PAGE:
What we need to know from the Minister tonight is two-fold. Does he recognise the figures on descriptions of malpractices in individual police forces to which the noble Earl referred? What arrangements for quality control and challenge of statistics coming from individual police forces are there in England and Wales? Secondly, I recognise that the Home Office and the ONS give guidance to the police on how to record crime, but who checks the compliance? Is it the police authority, the new police commissioners or the Inspectorate of Constabulary? What is the role of the Police Support Unit—or is it the ACPO high command, or the Home Office itself? How does it work and, in particular, how far is it guided, checked and quality controlled by non-police bodies, or is the guidance and advice from ACPO to chief officers dominant? Like the noble Earl, I have some concerns about the role of ACPO in this area.

There are also reports that those who query the current system, whether from within the police force, from community bodies or even from the Home Office, suffer repercussions—they have been victimised or moved to other duties. Is the Minister aware of such allegations, and what would he instruct the Home Office to do about such allegations? I have to phrase this in the form of questions, partly because of the difficulty of proof and partly, frankly, because of the litigiousness of some of those who defend their position. But these are questions that the Ministers in the Home Office and, perhaps, the Ministry of Justice, need to ask.

The present Secretary of State has made two key decisions in relation to crime statistics and performance. First, she transferred responsibility for oversight and reporting of crime statistics after 2011 from the Home Office to the ONS. That is a very sensible move, which will probably pay off in the long run. However, the ONS analysis is only as good as the statistics that come in. Unless we can improve the accuracy and integrity of all sources of information and eliminate natural bias and contrived distortions, the ONS and Ministers will still be working on flawed systems of statistical records, and hence a flawed evidence base. Secondly, the Home Secretary determined that the police service should move away from target-based performance indicators and, in the light of experience, we would probably think that was the right move as well. But local commissioners will still need authentic, undistorted statistics on which to make their decisions. If not, we are going to end up in the worst of possible worlds, where there are no performance targets, but the police go on recording the same statistics in the same way.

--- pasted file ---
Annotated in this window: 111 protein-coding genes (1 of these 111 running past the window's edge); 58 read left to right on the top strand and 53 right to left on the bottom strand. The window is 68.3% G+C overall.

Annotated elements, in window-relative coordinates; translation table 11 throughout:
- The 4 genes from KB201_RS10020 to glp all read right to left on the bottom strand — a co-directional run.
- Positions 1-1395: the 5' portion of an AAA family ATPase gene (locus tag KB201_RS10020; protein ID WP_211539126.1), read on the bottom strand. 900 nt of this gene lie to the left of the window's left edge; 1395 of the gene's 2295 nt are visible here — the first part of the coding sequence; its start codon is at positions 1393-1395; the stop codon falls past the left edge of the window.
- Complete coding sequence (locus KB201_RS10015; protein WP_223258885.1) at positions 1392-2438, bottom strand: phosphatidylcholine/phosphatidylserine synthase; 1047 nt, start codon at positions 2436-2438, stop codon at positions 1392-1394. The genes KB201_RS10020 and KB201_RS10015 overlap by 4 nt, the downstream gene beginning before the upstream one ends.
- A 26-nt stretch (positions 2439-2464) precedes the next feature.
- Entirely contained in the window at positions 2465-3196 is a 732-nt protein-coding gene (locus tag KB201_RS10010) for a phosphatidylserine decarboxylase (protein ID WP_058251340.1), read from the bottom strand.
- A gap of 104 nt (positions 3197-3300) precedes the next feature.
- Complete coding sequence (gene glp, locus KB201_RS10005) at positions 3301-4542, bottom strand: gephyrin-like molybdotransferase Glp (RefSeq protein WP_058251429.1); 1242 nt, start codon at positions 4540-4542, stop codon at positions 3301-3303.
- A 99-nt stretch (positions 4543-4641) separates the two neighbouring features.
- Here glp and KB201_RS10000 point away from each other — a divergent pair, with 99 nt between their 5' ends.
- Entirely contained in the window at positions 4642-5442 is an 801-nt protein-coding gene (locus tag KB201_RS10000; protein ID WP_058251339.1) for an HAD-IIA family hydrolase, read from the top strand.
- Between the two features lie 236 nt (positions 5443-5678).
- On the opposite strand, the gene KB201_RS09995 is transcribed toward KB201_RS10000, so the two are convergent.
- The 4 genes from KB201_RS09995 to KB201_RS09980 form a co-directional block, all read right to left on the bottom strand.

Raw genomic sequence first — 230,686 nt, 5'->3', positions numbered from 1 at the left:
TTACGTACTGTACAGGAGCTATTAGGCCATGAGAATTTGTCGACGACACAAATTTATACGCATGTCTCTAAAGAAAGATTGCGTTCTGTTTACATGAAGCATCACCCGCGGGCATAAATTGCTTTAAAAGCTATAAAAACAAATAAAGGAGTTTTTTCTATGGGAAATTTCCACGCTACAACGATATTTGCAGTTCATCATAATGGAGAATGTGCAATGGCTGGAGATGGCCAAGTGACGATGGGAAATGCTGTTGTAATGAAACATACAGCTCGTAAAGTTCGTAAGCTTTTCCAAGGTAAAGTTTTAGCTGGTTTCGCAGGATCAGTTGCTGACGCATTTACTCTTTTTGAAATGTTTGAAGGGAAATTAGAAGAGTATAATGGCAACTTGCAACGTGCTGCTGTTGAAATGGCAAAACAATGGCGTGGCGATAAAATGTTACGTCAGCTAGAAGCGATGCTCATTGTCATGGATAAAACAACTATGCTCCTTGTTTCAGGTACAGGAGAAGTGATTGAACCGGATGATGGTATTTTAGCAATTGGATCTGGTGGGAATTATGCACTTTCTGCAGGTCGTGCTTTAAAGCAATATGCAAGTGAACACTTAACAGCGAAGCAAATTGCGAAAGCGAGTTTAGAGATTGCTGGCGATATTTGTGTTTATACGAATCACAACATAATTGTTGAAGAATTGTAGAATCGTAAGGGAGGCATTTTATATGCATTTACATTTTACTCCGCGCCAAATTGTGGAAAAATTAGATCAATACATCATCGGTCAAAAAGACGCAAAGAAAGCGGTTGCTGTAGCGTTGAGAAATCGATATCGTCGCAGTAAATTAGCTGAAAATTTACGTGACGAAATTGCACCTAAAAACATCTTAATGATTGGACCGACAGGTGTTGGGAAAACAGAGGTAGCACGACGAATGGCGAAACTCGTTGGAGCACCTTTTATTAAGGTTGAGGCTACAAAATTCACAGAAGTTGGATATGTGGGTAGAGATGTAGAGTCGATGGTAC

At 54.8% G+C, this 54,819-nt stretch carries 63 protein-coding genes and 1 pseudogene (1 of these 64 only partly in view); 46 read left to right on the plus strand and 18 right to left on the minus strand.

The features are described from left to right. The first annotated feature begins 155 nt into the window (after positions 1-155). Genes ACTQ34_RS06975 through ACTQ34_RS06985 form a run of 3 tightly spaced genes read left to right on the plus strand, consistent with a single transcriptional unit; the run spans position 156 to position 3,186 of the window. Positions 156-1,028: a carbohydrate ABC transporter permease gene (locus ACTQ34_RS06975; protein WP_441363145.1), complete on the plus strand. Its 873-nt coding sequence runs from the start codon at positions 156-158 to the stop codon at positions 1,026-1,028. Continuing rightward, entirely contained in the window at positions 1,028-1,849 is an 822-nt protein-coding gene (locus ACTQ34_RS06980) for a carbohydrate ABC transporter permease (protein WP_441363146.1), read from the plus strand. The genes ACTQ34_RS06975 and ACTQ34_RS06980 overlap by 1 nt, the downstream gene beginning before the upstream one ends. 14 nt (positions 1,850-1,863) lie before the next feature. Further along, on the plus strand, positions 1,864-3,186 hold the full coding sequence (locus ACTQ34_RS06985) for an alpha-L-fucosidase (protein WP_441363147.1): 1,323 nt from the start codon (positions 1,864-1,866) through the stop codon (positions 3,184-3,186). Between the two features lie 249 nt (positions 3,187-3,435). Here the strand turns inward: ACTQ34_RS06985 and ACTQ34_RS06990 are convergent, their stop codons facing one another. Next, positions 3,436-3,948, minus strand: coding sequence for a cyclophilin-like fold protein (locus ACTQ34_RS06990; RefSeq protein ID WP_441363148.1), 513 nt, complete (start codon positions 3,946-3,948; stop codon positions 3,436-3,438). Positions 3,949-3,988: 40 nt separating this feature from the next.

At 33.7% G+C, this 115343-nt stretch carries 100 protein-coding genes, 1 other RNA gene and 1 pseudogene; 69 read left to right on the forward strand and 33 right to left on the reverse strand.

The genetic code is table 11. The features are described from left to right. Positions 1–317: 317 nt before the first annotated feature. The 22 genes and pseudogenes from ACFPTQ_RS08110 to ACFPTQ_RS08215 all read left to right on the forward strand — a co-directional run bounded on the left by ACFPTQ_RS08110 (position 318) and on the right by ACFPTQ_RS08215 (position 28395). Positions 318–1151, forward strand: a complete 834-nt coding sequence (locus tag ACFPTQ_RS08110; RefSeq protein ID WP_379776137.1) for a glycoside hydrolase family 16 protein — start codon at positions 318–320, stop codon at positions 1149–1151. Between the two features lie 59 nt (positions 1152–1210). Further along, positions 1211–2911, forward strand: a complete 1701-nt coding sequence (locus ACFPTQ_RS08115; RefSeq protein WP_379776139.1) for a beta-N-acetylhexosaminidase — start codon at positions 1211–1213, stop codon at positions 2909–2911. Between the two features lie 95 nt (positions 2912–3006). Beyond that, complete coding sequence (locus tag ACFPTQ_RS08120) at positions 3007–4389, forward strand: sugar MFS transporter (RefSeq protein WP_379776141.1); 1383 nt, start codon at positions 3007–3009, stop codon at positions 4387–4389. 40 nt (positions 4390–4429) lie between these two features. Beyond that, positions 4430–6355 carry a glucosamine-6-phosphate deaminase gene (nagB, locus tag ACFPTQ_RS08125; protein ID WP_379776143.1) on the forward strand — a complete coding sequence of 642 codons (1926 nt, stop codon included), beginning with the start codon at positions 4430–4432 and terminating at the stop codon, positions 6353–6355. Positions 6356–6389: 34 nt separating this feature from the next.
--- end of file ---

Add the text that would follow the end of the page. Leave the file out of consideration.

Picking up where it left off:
It is time that we had a proper analysis of this—the review by the ONS goes just so far. But as the noble Earl said, unless we are confident in the statistics that we receive, bad statistics will distort the basis for operational decisions by chief officers and strategic decisions by police commissioners and distort the very basis on which Home Office Ministers and officials make national policy in England and Wales. We need a new, expert review, probably judge-led, without an axe to grind, distinct and separate from the police force itself, and we need it soon.

If I am completely out of time, I shall just say that a push for such an outcome needs to start from the proceedings here today.

My Lords, I thank the noble Earl, Lord Lytton, for bringing forward this important debate this afternoon. Before I begin, I remind your Lordships of my former interests in policing matters. I have been involved in policing for over 30 years and a member of my police authority for 20 years, chairing it for eight of those. I was a deputy chair of the Association of Police Authorities, a member of the Police Negotiating Board and the Service Authority for the National Crime Squad and I sit on the Independent Police Commission. Of course, I speak here in a personal capacity only.